3/29/2017 Caitlin M. Brust

On Movement and Human Expression

This magazine article is part of Winter 2017/Issue 88
  • ballet lester 022117 0019 Image Credit: Matthew Lester
  • ballet lester 022117 0076 Image Credit: Matthew Lester
  • ballet lester 022117 0155 Image Credit: Matthew Lester

“Ballet was created as the dance of kings,” says Lynn Matluck Brooks, the Arthur and Katherine Shadek Professor of Humanities and Dance, “but we are not dancing for kings and queens anymore.”

While Renaissance rulers once enjoyed ballet performances in their courts, Brooks teaches her students in “Introduction to Ballet” that the dance has evolved to reflect modern audiences. Ballerinas, known in earlier eras to be elegant and fragile, are symbols of power and grace on the contemporary stage.

In the studio, students from all backgrounds in dance disperse across the floor to warm up their bodies. Local pianist Pat Daugherty plays a calm melody as Brooks guides the class through controlled movements of the head and neck, then the shoulders and back, flowing through the joints and muscles down to the feet.

The piano tune transitions to a lighthearted eight-count, and the students take their positions along the ballet bars. Recalling the sequences from previous classes, Brooks gives opening instructions. In unison, the students arrange their feet, bend their knees, rise to their toes, and reach upward.

First position. Plié. Elevé. Stretch.

The class preceptor, Lily Fortin ’17, a psychology major and dance minor, reminds them to resist leaning forward, to remain tall and steady. These nuances in technique are crucial—preserving the beauty of the pose and protecting the body from injury.

Second position. Plié. Cambré. Stretch.

And so on. As the movements become more intricate, Brooks tests for the meaning of en cloche, the French term for “like a bell,” or the pendulum of a clock. On a grandfather clock, the pendulum swings while the frame stands firm. In ballet, the arms and legs move and stretch while the spine and core stay aligned.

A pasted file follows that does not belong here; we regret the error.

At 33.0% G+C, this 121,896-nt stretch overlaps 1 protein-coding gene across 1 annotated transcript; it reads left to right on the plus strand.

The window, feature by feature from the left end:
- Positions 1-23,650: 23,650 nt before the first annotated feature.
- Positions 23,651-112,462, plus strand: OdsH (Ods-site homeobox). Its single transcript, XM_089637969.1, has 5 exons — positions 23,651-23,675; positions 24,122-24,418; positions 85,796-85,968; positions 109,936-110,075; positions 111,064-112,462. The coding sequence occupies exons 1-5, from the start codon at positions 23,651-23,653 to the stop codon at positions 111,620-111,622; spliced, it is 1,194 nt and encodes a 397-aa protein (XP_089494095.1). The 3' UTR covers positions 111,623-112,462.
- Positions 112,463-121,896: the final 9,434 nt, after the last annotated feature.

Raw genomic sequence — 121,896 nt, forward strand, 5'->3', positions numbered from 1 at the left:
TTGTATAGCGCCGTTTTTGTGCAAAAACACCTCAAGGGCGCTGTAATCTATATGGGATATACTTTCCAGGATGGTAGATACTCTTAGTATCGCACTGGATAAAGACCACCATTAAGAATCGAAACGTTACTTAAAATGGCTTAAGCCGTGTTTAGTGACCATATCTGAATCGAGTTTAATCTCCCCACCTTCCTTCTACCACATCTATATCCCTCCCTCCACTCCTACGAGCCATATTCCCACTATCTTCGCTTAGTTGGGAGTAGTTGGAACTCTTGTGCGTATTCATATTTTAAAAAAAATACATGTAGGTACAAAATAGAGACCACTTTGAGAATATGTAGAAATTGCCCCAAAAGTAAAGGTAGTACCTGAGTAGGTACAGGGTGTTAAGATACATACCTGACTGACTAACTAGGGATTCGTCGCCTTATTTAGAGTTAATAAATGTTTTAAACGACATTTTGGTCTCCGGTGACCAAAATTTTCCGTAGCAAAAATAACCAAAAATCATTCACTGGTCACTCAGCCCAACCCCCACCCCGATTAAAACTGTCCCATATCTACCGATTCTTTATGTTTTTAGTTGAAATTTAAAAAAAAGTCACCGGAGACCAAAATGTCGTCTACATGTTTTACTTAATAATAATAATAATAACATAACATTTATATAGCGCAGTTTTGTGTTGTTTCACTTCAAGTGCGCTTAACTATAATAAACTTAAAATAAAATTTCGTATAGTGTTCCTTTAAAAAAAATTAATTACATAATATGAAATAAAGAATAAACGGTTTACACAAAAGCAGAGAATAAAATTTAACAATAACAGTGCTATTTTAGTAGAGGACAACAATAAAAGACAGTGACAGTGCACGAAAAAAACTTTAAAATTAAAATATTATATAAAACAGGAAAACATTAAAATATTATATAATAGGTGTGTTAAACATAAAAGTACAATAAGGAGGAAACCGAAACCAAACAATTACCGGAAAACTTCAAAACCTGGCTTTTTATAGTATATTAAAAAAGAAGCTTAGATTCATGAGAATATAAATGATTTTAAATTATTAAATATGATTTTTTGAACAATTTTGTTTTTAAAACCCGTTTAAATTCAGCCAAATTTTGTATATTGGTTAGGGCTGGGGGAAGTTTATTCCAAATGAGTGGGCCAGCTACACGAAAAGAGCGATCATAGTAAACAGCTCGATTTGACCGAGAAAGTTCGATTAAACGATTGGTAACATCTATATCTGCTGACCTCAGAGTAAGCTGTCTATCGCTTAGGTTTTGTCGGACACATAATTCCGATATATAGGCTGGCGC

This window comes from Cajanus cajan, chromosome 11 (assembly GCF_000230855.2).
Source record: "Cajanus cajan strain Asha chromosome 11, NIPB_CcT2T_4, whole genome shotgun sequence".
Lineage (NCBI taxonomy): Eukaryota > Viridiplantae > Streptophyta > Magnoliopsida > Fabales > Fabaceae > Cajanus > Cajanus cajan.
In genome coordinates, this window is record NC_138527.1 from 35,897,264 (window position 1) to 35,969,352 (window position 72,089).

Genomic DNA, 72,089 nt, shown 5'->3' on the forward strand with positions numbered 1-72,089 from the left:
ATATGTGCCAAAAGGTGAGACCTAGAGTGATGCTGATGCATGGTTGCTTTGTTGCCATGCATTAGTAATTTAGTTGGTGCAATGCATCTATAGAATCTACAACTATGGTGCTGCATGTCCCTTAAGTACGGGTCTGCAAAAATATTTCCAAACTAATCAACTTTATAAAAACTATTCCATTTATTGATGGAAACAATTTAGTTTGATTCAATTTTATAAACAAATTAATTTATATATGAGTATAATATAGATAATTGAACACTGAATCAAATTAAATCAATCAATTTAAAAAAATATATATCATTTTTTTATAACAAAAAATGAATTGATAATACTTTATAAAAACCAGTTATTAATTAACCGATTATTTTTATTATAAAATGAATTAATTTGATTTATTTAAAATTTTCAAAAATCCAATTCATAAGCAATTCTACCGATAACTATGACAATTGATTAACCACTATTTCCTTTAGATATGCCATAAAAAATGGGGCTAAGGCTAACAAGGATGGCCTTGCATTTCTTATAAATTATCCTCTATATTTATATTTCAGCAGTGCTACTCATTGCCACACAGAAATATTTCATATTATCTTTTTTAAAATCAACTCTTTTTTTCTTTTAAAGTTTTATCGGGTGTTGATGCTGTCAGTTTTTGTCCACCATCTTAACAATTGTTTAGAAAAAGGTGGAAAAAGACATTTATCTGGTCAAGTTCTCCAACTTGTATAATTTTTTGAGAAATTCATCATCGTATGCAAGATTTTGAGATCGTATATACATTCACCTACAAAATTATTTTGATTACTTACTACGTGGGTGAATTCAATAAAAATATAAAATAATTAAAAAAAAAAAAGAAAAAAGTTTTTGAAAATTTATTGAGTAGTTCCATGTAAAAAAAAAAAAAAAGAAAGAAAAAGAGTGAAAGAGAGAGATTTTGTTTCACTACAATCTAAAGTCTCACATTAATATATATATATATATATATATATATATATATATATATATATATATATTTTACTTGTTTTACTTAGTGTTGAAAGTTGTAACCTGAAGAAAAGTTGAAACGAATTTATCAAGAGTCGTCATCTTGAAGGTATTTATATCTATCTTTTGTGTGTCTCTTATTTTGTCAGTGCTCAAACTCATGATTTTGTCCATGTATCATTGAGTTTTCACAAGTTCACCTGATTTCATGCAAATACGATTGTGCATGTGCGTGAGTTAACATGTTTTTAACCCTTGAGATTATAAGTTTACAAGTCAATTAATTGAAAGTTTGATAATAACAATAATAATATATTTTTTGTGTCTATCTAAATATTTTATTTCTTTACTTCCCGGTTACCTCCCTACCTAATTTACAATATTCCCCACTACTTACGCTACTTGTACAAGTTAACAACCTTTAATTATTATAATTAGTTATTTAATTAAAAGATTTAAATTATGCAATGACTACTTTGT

With each sequence, the students extend themselves just slightly further. Fortin notes that “Introduction to Ballet” is a space in which to grow as a dancer and build confidence as a person by “diving right into each movement without the fear of being incorrect.” The students are willing to test their physical limits to reach new milestones in their form.

But ballet is not only a work of skill; it is a work of art and expression. As the students practice their port de bras sequences, moving and placing their arms, Brooks encourages, “Imagine that you are dancing for someone you really want to communicate with, even though each movement might feel like a simple action.”

The class gathers at one end of the studio for cross-floor exercises. Majestic music animates the room, and then in distinct lines, groups of students take deliberate, delicate strides across the floor. Each part of their step, the extension of their arms, and the direction of their gaze have a purpose in the brief performances.

Since founding the Franklin & Marshall dance program in 1984, Brooks has taught her students to think critically not only about steps and movement, but also about how steps and movement have evolved historically, what they mean kinesthetically, and how they play out socially and culturally—since, she reasons, “movement is so closely tied to human expression.”

James Morogiello ’18, a theater major who studied abroad at the London Dramatic Academy in the fall, reflects that the combination of theoretical and practical study shows the true relevance of the performing arts in life and learning. “You learn from practicing the techniques taught in class and then reflecting on your progress in a journal,” he says. “There are ups and downs in the process, which can be terrifying—but I like to think life's a bit like that, too.”

When the day’s practice concludes, members of the class bow to each other, the teacher, and Dougherty at the piano.

To Fortin, each gathering in the studio signals new progress, both intellectually and physically. Because the study of dance is holistic, she observes, “as students, we are often taught that all of our knowledge resides in the brain—and that the body has little to do with it. In dance classes, we reconnect the brain and the body so that our whole being is a source of knowledge.” 

TDF 117
Introduction to Ballet

Lynn Matluck Brooks, the Arthur and Katherine Shadek Professor of Humanities and Dance

Monday, Wednesday & Friday, 1:30 p.m. – 2:50 p.m. Roschel 112


Basic technique and theory of ballet, including the anatomical laws governing ballet movement and investigation of the style and aesthetic of ballet technique. The course emphasizes the practice of dancing as well as that of writing, thinking and speaking clearly about ballet. 


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